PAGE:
I have two items that bear a certain connection, and I want to describe this connection using the word "associated".

If I want to say that A is associated with B, does this imply that B is greater/more important than A? Or can I just as well say that B is associated with A?

As an example, I could say:

I am associated with Company X.

but it seems wrong to say

Company X is associated with me.

But is it OK to say something like

I am associated with my team mate

(where the two of us are equals)?

  • No. And the dictionary should make this clear. By itself, associate suggests a relation; nothing more. The relation could be pretty much any relation.
    – Drew
    Commented Sep 22, 2016 at 13:44
  • I don't think to be "associated", one person or entity with another, infers any hierarchical rank. I think the word infers merely the existence of a nexus. Commented Sep 22, 2016 at 14:10

1 Answer 1


Good question.

I think there are three scenarios (not considering the 'spend time with' sense of 'associate with'):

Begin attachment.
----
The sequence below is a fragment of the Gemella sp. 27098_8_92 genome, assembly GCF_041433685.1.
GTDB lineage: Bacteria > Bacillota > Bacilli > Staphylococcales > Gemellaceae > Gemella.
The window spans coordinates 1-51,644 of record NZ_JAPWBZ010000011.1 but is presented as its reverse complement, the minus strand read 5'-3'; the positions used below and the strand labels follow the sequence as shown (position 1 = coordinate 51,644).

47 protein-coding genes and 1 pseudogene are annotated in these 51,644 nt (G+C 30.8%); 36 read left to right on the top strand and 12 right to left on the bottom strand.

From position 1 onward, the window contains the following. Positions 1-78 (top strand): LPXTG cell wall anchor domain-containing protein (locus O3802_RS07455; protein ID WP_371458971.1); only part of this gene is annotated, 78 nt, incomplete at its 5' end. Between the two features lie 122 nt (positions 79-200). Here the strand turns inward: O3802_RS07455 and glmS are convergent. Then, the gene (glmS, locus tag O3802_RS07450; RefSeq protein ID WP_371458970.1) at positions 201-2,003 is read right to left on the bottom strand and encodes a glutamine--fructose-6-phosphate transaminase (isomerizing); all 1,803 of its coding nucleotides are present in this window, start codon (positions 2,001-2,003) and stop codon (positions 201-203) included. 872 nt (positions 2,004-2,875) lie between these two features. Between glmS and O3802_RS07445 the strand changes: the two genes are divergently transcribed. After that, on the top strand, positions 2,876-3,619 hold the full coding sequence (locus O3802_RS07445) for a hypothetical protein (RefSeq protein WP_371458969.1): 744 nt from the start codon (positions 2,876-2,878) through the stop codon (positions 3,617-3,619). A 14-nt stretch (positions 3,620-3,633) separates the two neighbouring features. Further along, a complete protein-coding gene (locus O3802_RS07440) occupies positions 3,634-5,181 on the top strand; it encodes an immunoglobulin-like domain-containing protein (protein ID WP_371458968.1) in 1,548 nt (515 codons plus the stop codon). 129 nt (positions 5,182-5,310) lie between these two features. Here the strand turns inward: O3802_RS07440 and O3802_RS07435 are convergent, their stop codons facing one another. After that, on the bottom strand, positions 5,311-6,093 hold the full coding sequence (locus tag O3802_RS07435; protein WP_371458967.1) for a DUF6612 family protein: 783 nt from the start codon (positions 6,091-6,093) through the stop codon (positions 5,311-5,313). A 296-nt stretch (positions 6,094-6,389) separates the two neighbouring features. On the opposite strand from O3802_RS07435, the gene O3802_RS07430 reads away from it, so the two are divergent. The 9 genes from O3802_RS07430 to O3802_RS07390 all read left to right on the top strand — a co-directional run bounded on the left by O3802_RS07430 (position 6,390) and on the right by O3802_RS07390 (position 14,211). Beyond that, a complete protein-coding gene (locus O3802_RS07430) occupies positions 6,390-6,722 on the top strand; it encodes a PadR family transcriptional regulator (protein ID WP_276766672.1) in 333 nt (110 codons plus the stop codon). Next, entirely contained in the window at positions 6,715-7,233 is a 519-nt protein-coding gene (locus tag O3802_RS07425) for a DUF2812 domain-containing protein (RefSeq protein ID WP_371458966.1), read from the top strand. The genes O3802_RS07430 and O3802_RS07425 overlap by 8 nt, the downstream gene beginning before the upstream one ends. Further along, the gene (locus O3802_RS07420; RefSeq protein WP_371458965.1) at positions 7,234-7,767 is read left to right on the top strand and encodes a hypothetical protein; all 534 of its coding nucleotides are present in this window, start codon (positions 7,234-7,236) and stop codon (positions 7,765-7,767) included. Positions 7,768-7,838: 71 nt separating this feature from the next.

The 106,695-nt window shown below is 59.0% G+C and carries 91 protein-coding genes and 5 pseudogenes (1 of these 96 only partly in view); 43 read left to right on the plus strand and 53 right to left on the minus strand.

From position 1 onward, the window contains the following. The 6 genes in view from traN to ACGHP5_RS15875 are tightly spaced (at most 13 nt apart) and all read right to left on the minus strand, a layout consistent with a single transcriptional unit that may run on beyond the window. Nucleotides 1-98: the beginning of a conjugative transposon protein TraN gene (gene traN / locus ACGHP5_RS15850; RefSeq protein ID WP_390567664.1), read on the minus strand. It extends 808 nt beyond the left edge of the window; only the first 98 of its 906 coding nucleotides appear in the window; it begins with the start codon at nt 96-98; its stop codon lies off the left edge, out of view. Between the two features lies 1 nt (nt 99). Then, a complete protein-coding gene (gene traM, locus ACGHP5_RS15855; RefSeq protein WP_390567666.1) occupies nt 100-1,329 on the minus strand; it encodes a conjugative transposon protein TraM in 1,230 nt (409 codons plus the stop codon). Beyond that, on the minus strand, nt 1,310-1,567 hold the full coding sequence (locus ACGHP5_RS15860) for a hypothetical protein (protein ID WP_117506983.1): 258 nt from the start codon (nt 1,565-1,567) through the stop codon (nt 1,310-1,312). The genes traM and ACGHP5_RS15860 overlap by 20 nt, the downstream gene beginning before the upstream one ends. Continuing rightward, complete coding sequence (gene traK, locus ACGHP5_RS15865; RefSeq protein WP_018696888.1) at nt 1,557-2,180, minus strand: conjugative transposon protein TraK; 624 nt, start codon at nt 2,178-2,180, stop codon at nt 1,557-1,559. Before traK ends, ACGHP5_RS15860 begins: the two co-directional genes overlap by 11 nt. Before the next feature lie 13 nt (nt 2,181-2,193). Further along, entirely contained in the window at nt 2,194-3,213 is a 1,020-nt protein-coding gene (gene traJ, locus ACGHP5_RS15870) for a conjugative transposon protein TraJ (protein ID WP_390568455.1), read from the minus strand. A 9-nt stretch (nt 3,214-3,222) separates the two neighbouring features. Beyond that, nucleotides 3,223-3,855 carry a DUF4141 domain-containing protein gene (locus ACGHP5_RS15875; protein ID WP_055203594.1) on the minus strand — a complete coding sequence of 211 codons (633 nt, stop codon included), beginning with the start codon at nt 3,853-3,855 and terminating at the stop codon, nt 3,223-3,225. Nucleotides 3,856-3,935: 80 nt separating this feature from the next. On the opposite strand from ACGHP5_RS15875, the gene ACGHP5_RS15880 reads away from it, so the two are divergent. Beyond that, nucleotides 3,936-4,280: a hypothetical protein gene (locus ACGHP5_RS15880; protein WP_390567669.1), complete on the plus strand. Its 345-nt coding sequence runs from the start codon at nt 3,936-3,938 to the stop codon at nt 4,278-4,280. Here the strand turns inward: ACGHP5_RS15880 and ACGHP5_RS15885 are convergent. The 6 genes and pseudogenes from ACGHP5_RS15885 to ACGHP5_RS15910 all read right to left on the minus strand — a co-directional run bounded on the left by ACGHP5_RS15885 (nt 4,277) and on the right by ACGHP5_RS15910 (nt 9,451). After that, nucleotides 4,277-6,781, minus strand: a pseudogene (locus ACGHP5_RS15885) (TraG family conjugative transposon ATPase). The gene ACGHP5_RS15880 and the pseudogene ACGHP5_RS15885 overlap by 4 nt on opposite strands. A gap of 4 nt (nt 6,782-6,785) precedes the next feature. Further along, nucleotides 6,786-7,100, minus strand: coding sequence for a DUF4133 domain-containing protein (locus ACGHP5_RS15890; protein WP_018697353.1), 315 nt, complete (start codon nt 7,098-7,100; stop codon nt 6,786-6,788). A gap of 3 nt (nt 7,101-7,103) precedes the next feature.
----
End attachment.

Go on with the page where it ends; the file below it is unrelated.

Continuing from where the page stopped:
(1) non-commutativity (ie the order A is associated with B is not reversible):

I am associated with Macrosift.

(2) commutativity, both syntactic and semantic:

Wealth is associated with freedom.

(3) commutativity, syntactic but not semantic

Klausenheimer was associated with (involved with ... / instrumental in) the Monhittan project. (Though note that the 'reckoned to be involved in' sense, almost the reverse of the next sense, is an alternative reading here.) ...

The Monhittan project was associated with (regarded as being the brainchild of) Klausenheimer.

All these senses are available. If context does not differentiate, a rephrasing is advisable.

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